In the current which is dragging him down, there is only one branch of salvation left to him: it is the shaping of furnishing fabrics. There, he is without rival, as long as luxury continues; and as he trains apprentices for this work, which is essentially professional, this is a resource for him.

But what! fortunes are crumbling; and from furnishings in damask silk, one passes with crumbling to the painted cottons of Mulhouse, almost as resplendent as silk, more quickly faded, no doubt, but much less costly to acquire first.

It is therefore not without a certain tightness of heart that we admire all the marvels lavished by the industry of Lyon! What!" I said to myself, "this magnificent art of Lyonnais weaving, which, in order to be brought to the point of perfection where we see it, has required the efforts of the genius of mechanics and design through so many generations who have passed on the secret, what! all this is going to collapse under the fatal level of time! Is it possible? and can no human intervention save this compromised industry, once and still today the glory of France?

To insist on this painful point would take me too far. I prefer to move on to the industries in progress: and I arrive at the gallery of raw materials, where the3 wrought metals are to be found on the right and left. Here I am again in an area where one of our collaborators, Mr. Victor Meunier, has hunted before me. But never mind! Let us at least glean, since the harvest is done. It is a brand new art to cast iron in a single jet and without retouching, as they say, to make it suitable for monumental works, such as statues, fountains, pediments, etc. In this art, M. Zégut (de Tusey), whom I find on my way, although I do not know him otherwise, seems to me to be a master; and it does not seem to me that he has been given the reward he deserved. I would like to see him cast the Pieta, the sculptural group by M. Dupré of Florence, which won the grand prize: he would reproduce this remarkable work in as many copies as there are churches in France, and almost at the material price of casting. Note that cast iron can be painted, as Greek sculptors once painted their marble statues.

M. Zégut, I am told, is a man as modest as he is deserving: he has the double honour of having made a factory prosper, and of having raised another which was falling. May the Moselle department, where the iron industry is so active, console itself for not having received a gold medal, since its most prominent representative only obtained a silver medal.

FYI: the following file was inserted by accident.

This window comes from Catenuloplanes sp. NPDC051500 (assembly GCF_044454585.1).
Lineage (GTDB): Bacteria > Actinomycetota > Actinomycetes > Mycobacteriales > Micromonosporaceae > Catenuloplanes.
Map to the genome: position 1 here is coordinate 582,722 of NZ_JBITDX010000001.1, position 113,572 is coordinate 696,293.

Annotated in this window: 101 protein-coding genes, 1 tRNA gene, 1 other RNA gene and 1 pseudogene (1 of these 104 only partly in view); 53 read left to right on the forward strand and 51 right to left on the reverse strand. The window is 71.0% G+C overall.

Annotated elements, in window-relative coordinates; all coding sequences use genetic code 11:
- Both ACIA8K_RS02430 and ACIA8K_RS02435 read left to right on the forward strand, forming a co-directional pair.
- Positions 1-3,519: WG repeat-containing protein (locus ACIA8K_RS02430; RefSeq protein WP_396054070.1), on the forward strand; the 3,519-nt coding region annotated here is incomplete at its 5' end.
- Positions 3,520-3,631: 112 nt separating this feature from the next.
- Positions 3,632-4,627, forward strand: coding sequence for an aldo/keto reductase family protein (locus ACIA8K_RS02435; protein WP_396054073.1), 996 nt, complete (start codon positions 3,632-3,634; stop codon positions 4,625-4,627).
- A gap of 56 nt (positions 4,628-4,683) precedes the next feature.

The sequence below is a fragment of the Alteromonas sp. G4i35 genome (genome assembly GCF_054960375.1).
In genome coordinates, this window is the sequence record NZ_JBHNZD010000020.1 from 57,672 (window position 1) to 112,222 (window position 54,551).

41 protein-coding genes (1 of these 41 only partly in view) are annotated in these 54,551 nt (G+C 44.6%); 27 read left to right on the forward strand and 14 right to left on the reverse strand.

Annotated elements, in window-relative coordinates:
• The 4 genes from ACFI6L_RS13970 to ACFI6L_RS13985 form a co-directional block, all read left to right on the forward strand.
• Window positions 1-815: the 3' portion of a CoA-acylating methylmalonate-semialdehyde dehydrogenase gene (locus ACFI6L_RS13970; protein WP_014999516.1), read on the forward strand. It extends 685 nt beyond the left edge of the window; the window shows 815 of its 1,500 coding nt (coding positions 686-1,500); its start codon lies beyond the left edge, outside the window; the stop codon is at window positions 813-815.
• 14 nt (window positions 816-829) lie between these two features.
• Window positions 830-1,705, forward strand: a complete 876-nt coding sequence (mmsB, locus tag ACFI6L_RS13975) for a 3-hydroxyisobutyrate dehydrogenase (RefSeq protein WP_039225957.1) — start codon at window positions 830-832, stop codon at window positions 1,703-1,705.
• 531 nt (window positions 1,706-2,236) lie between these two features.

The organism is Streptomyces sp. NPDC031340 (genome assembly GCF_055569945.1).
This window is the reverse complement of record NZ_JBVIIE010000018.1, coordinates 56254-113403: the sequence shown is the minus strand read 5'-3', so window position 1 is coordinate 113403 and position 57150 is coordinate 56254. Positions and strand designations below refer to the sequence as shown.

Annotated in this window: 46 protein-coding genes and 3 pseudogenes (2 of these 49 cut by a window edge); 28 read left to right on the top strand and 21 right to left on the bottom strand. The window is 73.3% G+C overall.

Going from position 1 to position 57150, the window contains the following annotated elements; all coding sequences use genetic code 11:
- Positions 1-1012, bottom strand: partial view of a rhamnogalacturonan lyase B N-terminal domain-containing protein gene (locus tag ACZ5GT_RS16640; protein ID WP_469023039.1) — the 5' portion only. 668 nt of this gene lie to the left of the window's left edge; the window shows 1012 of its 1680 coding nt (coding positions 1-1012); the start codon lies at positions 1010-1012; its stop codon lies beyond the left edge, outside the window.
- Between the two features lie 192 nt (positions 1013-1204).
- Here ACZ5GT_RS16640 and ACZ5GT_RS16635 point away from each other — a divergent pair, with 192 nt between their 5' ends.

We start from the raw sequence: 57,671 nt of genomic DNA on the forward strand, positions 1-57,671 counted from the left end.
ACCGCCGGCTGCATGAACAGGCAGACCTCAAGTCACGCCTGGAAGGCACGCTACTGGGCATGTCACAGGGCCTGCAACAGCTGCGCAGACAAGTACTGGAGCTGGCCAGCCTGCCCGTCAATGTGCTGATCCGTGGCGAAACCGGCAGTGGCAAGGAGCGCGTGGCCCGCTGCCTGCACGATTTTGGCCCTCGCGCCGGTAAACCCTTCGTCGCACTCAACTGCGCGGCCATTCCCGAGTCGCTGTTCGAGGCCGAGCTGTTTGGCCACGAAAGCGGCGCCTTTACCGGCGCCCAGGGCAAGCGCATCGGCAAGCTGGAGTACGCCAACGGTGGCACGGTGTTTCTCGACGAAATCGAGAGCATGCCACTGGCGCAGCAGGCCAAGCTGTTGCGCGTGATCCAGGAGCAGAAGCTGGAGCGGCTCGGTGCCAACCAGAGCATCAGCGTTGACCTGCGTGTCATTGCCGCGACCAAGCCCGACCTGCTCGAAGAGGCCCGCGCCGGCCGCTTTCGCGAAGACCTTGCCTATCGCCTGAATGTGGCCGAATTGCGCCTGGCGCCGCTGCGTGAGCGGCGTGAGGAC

In front of us, at the end of the rue de Paris, in the middle of a gallery of 3 machines, is a monumental organ, fortunately quieter than the American pianos, and which we have reproduced in drawing in our 7th issue.

We have hardly made more than a topographical review along this marvellous street of Paris. We have not even been complete as a nomenclature, since we have forgotten to mention, opposite the silks of Lyon, the admirable class of goldsmiths, jewellers and jewellery makers, where no one can dispute our superiority, with artists such as Messrs Christofle, Froment-Meurice, Odiot, Beaugrand, Massin, Rouvenat, Lepec, Duron, Veyrat and the others. Benvenuto Cellini himself, this master of all the arts, would applaud this assemblage of masterpieces of all kinds. It is especially in the street of Paris that one understands in a clear and unmistakable way that France is still the polite nation par excellence, since its superiority shines out above all in things of art and taste, and that the masters of all elegance are gathered here.

And we have not been able to speak either of all the ravishing tapestries which serve, so to speak, as a frame for the Baccarat crystal works. We would have to be even more ecstatic, and go one step further out of our way, to the gallery of bronzes, another undisputed superiority that we claim for France. The bronziers were disturbed by the strike at the very moment of their exhibition: what would it be, if they had not been disturbed, since the strike did not make any noticeable gap?

If we do not insist on so many remarkable objects that we have just mentioned in passing, it is because we have already spoken of some of them, and that we intend to speak of others. This is only a general review, a methodical general indication.

It is a mine that I am opening before my collaborators, and that I am leaving to them.

©L'Exposition Universelle de 1867 Illustrée